owned by ancient land grant.

The owner of the largest mountain in
the nation trades the ancient title to
the mountain for the same ancient

title to the hundred eleven square
miles of shoreline known as the Scar
at Tea City’s toes. The nation gets
its highest mountain and he gets a
hundred and eleven square miles of
fill-land and beach.

He’s the perfect owner. His trade
with the nation gives him the power
to rule his 111 square miles of
industrial fill like a prince for as long
as he stays on his land. He honors
the contract the Company made with
the former employees. He provides
water, power, sewage. He pays the
Company what they want. He rules
his property the way he wants and
that’s all right with Tea City as long
as he pays his City taxes.


Today the nameless girl gets her
name. This morning the old man
wears a shirt over his undershirt.
The Old Woman is dressed for the
occasion of their girl receiving her
name, in front of society. “That’s all,
just the loners on the old Company

Scar,” the Old Woman assured
nameless. “Only the neighbors.”

The Old Woman walks into the
kitchen with the neighborhood
keeper of names. Everybody’s
Namer is a lady.

“Pretty Beautiful Flower’s gone I
don’t know where she is,” the Old
Man says.

“I’m right here.” Nameless sits on
the floor with her boots, in the back

“In the kitchen,” the Old Man calls.
“Time to and get your oil and battery

“She’s beautiful!” the Name Lady

“Is that her name?” the Old Man

“Her skin glows.”

“I was born out of Bamboo, in the

“Bamboo ‘Take’ Snow ‘Yuki.’ Name:
Takeyuki,” the Namer says.

“Takeyuki,” the Old Couple says,
hears her name in their voices, and
“Oooh!” they like it. “Tah-kay-yukiiii.”

As the sun goes down and the air
turns blue as a bruise and closes
around the neighborhood, Takeyuki
emerges to be introduced to the
neighborhood. Her face glows.


One day a filthy rich spoiled young
man knocks on the Eclipse Hotel door
waves money and asks to see the
beautiful Takeyuki.

Word has gotten out to Tea City of
Takeyuki’s other worldly beauty, and
been exaggerated and embellished.
He dabbles in a bit of poetry
himself. He has the money to make

her happy. It’s her’s if she is seen
and photographed with him.


More rich playboys and sleazy
playboys, playboys of the tabloids
hissing and snapping papzis and the
merely curious appear. The tenants
set up coffeehouses and noodle
shops in the empty lots next door.
The playboys send expensive gifts.
They send themselves disguised as
gifts. No one gets a sight of her. No
one hears her voice.

They write poetry, to the unseen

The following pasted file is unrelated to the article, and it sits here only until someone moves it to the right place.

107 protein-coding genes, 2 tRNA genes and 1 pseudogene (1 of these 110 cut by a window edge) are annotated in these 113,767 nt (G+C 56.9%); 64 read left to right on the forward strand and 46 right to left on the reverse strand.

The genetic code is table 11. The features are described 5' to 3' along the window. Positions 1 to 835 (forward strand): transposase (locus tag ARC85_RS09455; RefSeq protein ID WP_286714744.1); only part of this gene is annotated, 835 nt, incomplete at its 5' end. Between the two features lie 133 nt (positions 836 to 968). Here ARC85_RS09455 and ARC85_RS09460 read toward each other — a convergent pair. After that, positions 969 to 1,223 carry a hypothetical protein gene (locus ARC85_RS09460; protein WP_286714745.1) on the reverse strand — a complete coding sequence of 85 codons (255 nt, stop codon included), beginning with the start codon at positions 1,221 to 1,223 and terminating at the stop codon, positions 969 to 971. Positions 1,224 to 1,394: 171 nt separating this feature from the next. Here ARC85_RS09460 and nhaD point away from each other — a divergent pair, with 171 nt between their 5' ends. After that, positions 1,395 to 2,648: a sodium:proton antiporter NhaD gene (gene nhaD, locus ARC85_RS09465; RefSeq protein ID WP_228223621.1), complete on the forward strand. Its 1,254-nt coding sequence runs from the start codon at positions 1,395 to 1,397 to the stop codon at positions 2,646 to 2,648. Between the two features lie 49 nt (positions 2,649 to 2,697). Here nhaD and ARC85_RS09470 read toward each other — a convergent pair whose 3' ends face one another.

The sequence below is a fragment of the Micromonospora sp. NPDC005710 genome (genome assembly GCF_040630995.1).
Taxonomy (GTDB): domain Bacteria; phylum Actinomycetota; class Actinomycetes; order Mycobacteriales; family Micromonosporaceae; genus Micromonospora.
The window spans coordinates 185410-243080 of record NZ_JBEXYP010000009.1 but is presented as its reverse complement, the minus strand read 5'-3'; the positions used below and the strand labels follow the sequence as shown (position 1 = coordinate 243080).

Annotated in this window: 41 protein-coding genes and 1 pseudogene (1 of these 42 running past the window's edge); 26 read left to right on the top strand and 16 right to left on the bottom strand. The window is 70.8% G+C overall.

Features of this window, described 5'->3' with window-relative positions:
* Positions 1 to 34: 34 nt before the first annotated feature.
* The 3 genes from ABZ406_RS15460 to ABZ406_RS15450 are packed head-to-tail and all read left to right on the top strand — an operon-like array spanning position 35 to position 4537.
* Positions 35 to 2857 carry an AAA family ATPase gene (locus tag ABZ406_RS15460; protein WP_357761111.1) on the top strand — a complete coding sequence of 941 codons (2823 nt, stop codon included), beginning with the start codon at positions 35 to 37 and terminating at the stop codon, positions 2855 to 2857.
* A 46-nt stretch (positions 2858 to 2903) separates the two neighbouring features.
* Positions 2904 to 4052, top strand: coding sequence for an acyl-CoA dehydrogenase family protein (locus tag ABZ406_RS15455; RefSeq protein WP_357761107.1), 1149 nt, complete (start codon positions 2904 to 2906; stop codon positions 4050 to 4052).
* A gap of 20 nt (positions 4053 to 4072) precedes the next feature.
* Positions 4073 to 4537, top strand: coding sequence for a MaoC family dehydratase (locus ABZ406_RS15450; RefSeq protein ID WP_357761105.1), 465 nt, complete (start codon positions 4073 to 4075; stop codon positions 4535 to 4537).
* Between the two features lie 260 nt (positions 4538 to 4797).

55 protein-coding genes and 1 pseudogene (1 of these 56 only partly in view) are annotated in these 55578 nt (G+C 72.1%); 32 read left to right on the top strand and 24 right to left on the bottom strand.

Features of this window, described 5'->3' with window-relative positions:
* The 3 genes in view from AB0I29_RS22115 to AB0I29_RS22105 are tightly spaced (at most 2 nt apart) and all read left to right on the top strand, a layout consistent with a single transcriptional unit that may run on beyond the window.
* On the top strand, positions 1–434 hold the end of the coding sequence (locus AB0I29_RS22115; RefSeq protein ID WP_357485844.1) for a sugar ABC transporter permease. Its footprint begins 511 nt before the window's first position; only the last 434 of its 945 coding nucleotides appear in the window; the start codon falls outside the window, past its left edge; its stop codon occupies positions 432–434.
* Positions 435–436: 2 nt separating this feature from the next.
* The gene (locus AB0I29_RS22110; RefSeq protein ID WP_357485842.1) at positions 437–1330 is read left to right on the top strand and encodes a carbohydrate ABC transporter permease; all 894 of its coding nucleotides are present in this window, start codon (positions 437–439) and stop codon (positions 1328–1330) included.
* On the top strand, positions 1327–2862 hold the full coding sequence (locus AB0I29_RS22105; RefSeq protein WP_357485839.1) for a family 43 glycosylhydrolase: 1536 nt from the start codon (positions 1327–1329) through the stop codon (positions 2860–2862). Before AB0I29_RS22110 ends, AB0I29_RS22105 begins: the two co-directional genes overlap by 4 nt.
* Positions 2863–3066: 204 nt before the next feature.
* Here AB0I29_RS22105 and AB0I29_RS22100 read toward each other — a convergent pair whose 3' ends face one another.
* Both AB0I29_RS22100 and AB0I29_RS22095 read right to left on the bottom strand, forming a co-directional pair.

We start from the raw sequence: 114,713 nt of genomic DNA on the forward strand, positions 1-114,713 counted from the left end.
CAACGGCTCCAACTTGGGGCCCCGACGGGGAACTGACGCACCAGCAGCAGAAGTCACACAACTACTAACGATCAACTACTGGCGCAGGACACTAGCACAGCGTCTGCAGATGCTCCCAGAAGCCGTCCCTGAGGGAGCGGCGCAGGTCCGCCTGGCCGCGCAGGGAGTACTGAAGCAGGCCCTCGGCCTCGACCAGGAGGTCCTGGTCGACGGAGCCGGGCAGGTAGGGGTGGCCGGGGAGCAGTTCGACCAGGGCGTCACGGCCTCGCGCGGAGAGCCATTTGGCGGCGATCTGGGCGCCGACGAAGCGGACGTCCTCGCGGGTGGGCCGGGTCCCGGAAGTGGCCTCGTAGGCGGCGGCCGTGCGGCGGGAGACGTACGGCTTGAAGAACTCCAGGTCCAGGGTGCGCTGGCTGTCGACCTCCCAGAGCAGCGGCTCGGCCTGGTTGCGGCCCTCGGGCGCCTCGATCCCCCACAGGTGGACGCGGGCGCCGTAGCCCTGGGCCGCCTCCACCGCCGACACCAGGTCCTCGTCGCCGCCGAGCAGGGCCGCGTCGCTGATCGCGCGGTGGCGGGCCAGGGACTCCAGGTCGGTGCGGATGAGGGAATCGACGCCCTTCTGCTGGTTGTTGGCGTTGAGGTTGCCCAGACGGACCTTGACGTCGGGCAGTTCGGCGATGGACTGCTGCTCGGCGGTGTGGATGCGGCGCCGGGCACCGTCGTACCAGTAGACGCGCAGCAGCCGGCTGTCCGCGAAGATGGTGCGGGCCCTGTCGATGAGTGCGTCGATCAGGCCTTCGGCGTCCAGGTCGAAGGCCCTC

mystery, they write prose with a
subtle lot of alliteration on her
beauty or her neighborhood, they
write letters from the hasty beat of
their hasty hearts to the love of
their lives Takeyuki, a voice they’ve
never heard, a sight not one of them
has ever seen. They write short
gushes of words chucked from all
kinds of male hormones to Takeyuki
who they all love fiercely, and
competitively but not genuinely.

A year later the Old Couple have a
carp pond and a seafood stand for
the people walking in the park. There
are five rich playboys left. They are
famous for their devotion to a cause,
and identified by the
idiosyncratically colored and pungent
liquids they’ve become Takeyukifamous
for gulping in one swallow.

Five liquid colors in little hard
glasses: Gold, Amber, a Red that
flashes flame, on the gulp, a Blue of
beautiful eyes, and a thick liquid as
Green as dirt.

The five go to the Old Man in the
Eclipse Hotel and make him an offer
he can’t refuse.

“You’re old, Old Man. You’re going to
die soon. Who will take care of your
daughter then? Talk to her. Have
her meet us. Our year’s devotion is
worth something, isn’t it?”

“The playboys make a kind of sense,”
the Old Man says to Takeyuki.

The Old Man returns to the five
waiting playboys and says, “There are
five of you, and five tasks. Each of
you gets one task.

“Gold is to go to India and the Bodhi
tree the Buddha sat under, and bring
Takeyuki the bowl Buddha drank
from. She wants to see if it really
glows in the dark.

“Amber is to bring Takeyuki the
Chinese Fire Rat that stories say
cannot be burned.

“Johnny Red is to present Takeyuki
with a branch from the storied tree
with roots and trunk of gold,
branches of gold and silver, twigs of
silver, leaves of jade and fruit of
precious jewels.

“Blue is to sail to the mythical
southernmost island and snatch the
jewel of myth from between the
eyes of a dragon that is rumored to
live there. Present that jewel to

“Green dirt is to find the island of an
ancient myth a where a bird is said
to be born and flies away never to
touch land again except to lay one
blue egg, fly off for the last time
and disappear. All you have to do is,
bring Takeyuki a piece of that bird’s
blue egg shell that disappears if
touched by human sight.”

Years go by. Plants grow. The
neighborhood changes.

The Buddha’s bowl doesn’t glow in
the dark.

The Chinese fire rat burns up in a

The branch of the storied tree with
gold roots and trunk and branches
and twigs of silver, leaves of jade,
and fruit of precious jewels arrives
with six shouting unpaid jewelers
waving their itemized bills.

Four and Five are never heard from